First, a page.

In recent years, there is a new method of rooting Android devices called "systemless root". Systemless root uses various techniques to gain root access without modifying the system partition of a device. One example is Magisk, which also has an ability to hide root access from other applications that refuse to work, such as SafetyNet protected applications like Android Pay and Pokémon Go.
The distinction between "soft rooting" through a third-party application which uses a security vulnerability ("root exploit") and "hard-rooting" by flashing a su binary executable is sometimes made. If a phone can be soft rooted, it is vulnerable to malware.
The process of rooting varies widely by device, but usually includes exploiting one or more security bugs in the firmware of (i.e., in the version of the Android OS installed on) the device. Once an exploit is discovered, a custom recovery image that will skip the digital signature check of firmware updates can be flashed. Then a modified firmware update that typically includes the utilities needed to run apps as root can be installed. For example, the su binary (such as an open-source one paired with the Superuser or SuperSU application) can be copied to a location in the current process' PATH (e.g., /system/xbin/) and granted executable permissions with the chmod command. A third-party supervisor application, like Superuser or SuperSU, can then regulate and log elevated permission requests from other applications. Many guides, tutorials, and automatic processes exist for popular Android devices facilitating a fast and easy rooting process.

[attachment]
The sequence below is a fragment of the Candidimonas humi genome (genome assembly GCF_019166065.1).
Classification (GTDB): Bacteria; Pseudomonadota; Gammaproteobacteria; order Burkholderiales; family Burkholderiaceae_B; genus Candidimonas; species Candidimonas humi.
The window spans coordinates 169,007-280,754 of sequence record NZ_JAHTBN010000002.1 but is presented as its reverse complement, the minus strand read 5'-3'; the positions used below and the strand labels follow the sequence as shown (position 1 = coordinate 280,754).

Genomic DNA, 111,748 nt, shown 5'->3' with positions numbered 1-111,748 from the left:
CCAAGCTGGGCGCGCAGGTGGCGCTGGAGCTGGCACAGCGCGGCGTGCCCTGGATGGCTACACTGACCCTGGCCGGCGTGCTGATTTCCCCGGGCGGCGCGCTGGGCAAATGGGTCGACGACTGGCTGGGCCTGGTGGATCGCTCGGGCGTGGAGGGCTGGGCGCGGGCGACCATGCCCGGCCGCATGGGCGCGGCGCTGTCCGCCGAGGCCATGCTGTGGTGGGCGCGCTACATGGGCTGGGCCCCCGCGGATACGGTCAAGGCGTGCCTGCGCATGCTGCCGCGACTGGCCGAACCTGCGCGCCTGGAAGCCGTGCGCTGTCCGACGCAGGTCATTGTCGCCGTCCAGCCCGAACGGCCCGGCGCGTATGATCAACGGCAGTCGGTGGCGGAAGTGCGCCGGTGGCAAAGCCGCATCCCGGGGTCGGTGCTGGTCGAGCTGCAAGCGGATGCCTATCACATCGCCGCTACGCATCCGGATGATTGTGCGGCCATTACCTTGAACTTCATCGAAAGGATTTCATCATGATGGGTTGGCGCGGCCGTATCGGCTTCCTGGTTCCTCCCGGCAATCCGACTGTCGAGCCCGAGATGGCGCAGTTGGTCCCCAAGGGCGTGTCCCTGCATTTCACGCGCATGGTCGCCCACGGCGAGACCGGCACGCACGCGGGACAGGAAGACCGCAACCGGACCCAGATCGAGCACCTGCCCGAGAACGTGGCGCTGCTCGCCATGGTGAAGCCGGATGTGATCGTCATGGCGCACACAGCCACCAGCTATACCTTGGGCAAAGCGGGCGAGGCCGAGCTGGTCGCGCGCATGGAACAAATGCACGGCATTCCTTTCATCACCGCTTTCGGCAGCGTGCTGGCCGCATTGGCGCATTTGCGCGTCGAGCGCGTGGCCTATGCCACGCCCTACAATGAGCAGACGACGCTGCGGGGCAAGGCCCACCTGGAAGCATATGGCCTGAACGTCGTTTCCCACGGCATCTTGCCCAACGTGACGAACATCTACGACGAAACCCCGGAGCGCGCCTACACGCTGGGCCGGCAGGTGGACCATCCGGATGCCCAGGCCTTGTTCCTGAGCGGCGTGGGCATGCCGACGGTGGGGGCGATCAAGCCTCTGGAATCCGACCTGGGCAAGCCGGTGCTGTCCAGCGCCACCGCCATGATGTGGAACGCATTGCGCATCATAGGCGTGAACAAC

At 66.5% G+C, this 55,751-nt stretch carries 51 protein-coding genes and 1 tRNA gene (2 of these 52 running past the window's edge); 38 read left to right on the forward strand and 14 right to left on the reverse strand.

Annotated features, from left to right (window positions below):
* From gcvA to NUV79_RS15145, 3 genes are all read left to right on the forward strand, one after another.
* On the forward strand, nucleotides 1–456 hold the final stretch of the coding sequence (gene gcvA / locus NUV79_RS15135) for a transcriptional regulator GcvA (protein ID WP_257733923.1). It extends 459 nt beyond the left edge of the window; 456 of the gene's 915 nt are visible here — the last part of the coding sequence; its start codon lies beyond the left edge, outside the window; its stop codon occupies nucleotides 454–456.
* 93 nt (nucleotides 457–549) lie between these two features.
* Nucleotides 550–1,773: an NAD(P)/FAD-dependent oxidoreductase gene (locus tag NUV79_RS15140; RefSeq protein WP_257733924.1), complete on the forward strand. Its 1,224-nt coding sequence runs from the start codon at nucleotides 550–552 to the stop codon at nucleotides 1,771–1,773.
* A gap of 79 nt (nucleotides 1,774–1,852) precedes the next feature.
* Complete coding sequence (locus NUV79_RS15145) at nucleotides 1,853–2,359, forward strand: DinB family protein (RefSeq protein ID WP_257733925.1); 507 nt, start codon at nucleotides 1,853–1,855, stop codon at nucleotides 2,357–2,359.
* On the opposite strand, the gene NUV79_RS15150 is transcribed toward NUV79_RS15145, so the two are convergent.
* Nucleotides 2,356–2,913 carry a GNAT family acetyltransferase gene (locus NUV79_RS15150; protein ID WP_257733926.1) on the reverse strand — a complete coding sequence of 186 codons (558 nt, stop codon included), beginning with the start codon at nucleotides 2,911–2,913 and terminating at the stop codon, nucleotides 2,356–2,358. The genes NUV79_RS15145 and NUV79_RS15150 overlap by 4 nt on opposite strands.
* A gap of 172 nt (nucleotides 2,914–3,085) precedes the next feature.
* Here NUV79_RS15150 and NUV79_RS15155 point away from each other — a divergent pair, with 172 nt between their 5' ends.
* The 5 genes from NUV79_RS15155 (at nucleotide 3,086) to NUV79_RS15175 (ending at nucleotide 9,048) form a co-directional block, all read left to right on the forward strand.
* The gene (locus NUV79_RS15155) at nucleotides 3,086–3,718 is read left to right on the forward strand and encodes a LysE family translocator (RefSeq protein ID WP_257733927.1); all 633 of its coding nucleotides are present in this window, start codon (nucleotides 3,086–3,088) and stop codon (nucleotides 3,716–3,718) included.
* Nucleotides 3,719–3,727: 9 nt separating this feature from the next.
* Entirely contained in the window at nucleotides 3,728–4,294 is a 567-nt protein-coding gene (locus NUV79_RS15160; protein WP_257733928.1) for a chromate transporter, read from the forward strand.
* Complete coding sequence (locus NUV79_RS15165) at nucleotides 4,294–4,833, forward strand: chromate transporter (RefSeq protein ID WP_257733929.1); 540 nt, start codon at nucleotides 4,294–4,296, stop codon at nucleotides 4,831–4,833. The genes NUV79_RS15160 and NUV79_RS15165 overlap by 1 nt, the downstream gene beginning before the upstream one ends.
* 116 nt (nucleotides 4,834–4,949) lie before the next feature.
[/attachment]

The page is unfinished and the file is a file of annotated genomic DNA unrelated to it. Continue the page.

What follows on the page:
The process of rooting a device may be simple or complex, and it even may depend upon serendipity. For example, shortly after the release of the HTC Dream (HTC G1), it was discovered that anything typed using the keyboard was being interpreted as a command in a privileged (root) shell. Although Google quickly released a patch to fix this, a signed image of the old firmware leaked, which gave users the ability to downgrade and use the original exploit to gain root access.
Some manufacturers, including LG, HTC, and Motorola, provide official support for unlocking the bootloader which allows for rooting without exploiting a vulnerability. However, the support may be limited only to certain phones - for example, LG released its bootloader unlock tool only for certain models of its phones.
The Google-branded Android Google Nexus line of devices can be boot-loader unlocked by simply connecting the device to a computer while in boot-loader mode and running the Fastboot protocol with the command fastboot oem unlock. After accepting a warning, the boot-loader is unlocked, so a new system image can be written directly to flash without the need for an exploit.